“More of what you love” the Porsche GTS family tag line may sound a touch cliché, but I feel there is a better cliché to sum up the range: “the sweet spot”. From 718 and Panamera through 911 and onto Macan, Cayenne and now Taycan, any series production Porsche is now available with a GTS badge on its booty. 

The formula is a tried and tested one: different wheels, fenders, interior trim options and a plethora of black styling highlights comprise of visual differentiators on a GTS model. Under the skin there are power hikes as well as suspension and brake options not available on lesser models. To find out what’s what, I traveled to Rome to put every GTS model available today through their paces.

718: When the 718 Boxster and Cayman debuted they made headlines and not all were positive. The beloved 6 cylinder had been replaced with a 4 pot that was somewhat lacklustre, even the GTS variant was fitted with a four-banger, until Porsche debuted the 718 GTS 4.0. This was a game changer, the car bridges the gap between the S models and GT4/Spyder in the best way imaginable. The 4.0 is a peach and the way it revs free of turbos makes it something of a performance bargain in a world where an RS3 or A45 costs to same. Furthermore, the GTS 4.0 models are more compliant and usable on the road than their GT counterparts but are far more special that the standard models. Complete with 395 horsepower and 430Nm, the 718 GTS models will hit 100km/h in just 3.4 seconds, quick for the baby of the Porsche range. At the Vallelunga Circuit, the mid-engined layout and the sublime 4 litre combined to present one of the most enjoyable sports car packages on sale. I have driven the Cayman GTS at Estoril before, yet again the car’s dynamic capabilities exceeded expectations.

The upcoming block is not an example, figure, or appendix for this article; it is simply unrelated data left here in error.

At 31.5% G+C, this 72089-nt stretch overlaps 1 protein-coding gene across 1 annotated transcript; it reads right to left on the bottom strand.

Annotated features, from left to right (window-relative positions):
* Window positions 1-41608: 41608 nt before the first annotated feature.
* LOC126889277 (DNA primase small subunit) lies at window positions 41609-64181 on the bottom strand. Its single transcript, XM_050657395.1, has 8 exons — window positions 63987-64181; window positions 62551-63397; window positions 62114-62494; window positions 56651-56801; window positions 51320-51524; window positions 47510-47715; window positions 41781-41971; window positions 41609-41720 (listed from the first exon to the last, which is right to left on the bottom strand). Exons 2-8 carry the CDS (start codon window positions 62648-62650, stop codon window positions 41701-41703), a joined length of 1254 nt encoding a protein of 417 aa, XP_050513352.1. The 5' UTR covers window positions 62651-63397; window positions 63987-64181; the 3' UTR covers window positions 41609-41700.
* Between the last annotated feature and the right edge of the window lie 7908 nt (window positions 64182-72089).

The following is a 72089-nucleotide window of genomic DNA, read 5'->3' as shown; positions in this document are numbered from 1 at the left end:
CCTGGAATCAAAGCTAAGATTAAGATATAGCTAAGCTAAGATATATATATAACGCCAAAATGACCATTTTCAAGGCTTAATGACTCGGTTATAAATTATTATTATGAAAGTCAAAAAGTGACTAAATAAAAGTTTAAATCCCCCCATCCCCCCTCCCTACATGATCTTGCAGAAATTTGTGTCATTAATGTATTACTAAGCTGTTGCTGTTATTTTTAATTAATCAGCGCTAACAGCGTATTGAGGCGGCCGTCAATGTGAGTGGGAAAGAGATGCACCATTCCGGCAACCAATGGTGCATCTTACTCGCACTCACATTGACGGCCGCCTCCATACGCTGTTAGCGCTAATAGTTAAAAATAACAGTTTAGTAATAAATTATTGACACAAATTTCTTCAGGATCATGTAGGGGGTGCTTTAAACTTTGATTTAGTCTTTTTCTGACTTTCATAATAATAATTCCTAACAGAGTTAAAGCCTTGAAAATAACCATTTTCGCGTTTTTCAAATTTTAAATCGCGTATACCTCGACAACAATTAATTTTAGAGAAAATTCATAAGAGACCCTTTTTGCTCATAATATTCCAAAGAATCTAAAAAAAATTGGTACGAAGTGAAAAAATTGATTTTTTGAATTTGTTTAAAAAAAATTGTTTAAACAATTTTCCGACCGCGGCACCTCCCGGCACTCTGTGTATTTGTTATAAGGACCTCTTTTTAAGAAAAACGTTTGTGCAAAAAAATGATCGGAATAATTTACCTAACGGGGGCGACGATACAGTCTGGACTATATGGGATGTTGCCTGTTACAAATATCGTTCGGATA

911: I’ve also driven the rear-wheel-drive 992 GTS for a full review, but this was my first track experience, this time in a car with the lightweight package with full fixed back carbon buckets and PDK box. My time on the track highlighted just how special a car the GTS. The cacophony in the cabin is so visceral that you would be forgiven for thinking you were in a full GT product, albeit with a few less rpm on offer, compensated for with terrific torque that really made the car feel spectacular out of slower corners. Out on the road I piloted a Targa 4 GTS and a Cabriolet GTS, both fitted with manuals that demonstrated the breadth of ability on offer from the range. Each 911 GTS I drove felt more engaging and lighter on their toes than the Carreras I had previously driven and a very different feel that the 992 Turbo(s). With 480 horsepower and 570Nm on tap, it’s no surprise that the 992 GTS feels so potent on road or track in any of the three body styles on offer.

Taycan: This was an entirely different experience for me, the first time driving a Taycan on track, ignoring the one that was carved into a frozen lake upon which I drove the 4S. The first half of the Vallelunga circuit is predominately very high speed bends followed by a very technical final few corners.

What was apparent in the latest model in the both the Taycan and GTS range is just how savage the torque feels and the rate at which it piles on the speed. With 590 horsepower and a colossal near instant 850Nm of torque under my right foot, the driving sensations are reflective of the statistics.

The Macan, Cayenne and Panamera GTS models were also at my disposal, but exclusively on road, logically, so my time in each was limited but allowed me to get a taste. Each car feels inherently more sporty, partly due to the pronounced exhaust noises and also the GTS interiors that are far more racy than lesser model with lashing of carbon, alcantara and red stitching. They all felt tight, squat and for more dynamic than rivals of their class and that for me is the best way to summarise what the GTS badge means: these are all cars that are not the most expensive, potent or focused in their respective ranges (with the exception of the Macan), but they feel a touch more special, dialled-in and sporty than lesser models. For me, these are the best of the bunch when you’re looking for a car that thrills on your favourite road but are all perfectly usable day-to-day. 

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